"building belief in the vision was critical..." - useful case study on successful turnaround programme.

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The halo effect, and other managerial delusions 

The halo effect, and other managerial delusions  | Coaching Leaders | Scoop.it
Rather than succumb to the hyperbole and false promises found in so much management writing, business strategists would do far better to improve their powers of critical thinking. Wise executives should be able to think clearly about the quality of research claims and to detect some of the egregious errors that pervade the business world. Indeed, the capacity for critical thinking is an important asset for any business strategist—one that allows the executive to cut through the clutter and to discard the delusions, embracing instead a more realistic understanding of business success and failure.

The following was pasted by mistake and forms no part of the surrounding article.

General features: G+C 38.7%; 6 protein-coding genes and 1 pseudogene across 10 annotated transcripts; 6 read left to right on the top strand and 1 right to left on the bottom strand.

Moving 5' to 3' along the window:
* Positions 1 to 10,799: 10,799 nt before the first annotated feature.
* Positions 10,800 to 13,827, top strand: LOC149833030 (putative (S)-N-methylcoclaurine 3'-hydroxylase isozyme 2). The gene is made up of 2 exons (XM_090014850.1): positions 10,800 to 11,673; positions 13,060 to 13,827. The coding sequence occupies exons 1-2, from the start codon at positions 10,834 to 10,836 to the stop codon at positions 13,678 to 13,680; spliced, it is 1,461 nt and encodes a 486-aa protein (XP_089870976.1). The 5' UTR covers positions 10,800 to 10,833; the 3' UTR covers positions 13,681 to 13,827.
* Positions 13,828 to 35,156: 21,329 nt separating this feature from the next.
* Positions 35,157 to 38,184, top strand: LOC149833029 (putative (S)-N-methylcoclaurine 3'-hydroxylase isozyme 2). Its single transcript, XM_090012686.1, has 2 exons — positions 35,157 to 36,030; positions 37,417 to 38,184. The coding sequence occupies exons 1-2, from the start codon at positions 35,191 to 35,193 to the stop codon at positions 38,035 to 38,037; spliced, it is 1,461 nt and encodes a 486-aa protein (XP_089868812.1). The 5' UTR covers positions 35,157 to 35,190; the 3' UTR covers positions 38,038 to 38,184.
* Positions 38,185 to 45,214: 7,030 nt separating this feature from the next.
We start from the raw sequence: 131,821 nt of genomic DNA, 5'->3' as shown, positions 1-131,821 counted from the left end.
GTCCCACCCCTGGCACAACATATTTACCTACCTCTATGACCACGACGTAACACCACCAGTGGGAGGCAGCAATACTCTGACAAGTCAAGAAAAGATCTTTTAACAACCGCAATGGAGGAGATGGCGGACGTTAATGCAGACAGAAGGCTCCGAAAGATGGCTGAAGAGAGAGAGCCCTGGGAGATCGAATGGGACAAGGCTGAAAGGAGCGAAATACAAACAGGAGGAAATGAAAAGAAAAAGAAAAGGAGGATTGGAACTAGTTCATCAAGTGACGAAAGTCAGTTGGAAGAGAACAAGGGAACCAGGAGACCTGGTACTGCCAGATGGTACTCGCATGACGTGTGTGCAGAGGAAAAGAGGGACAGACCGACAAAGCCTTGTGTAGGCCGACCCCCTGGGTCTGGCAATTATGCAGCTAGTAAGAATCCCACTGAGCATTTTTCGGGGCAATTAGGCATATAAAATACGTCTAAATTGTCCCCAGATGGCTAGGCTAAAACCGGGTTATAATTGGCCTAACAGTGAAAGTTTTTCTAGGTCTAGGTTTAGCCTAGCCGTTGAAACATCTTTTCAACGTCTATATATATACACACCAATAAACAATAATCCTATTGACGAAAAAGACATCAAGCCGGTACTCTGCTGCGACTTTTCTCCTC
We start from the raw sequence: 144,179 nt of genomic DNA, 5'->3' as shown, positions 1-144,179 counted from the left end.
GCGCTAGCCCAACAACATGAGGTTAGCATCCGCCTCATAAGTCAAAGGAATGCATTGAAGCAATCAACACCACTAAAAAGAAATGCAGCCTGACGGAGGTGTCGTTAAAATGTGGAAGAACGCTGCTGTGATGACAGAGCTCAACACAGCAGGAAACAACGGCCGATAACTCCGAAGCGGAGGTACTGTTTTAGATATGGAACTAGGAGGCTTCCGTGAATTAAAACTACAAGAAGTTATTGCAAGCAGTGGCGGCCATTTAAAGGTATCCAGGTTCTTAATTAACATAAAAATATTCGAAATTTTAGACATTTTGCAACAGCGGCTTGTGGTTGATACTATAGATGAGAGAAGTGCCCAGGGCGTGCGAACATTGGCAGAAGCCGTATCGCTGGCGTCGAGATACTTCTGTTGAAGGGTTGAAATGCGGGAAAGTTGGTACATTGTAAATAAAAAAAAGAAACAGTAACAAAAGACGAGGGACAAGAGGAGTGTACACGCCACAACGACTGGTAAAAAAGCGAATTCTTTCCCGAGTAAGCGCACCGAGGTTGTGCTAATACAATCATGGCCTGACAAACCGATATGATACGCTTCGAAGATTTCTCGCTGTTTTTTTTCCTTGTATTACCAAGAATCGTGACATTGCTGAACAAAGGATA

As a first step, it’s important to identify some of the misperceptions and delusions commonly found in the business world. Then, using these insights, we might replace flawed thinking with a more acute method of approaching strategic decisions.
David Hain's insight:

Executives with halos are not generally a useful combination!

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Ron McIntyre's curator insight, April 25, 6:43 PM

Awesome article.

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Sheryl Sandberg’s Accidental Revolution – Backchannel

Sheryl Sandberg’s Accidental Revolution – Backchannel | Coaching Leaders | Scoop.it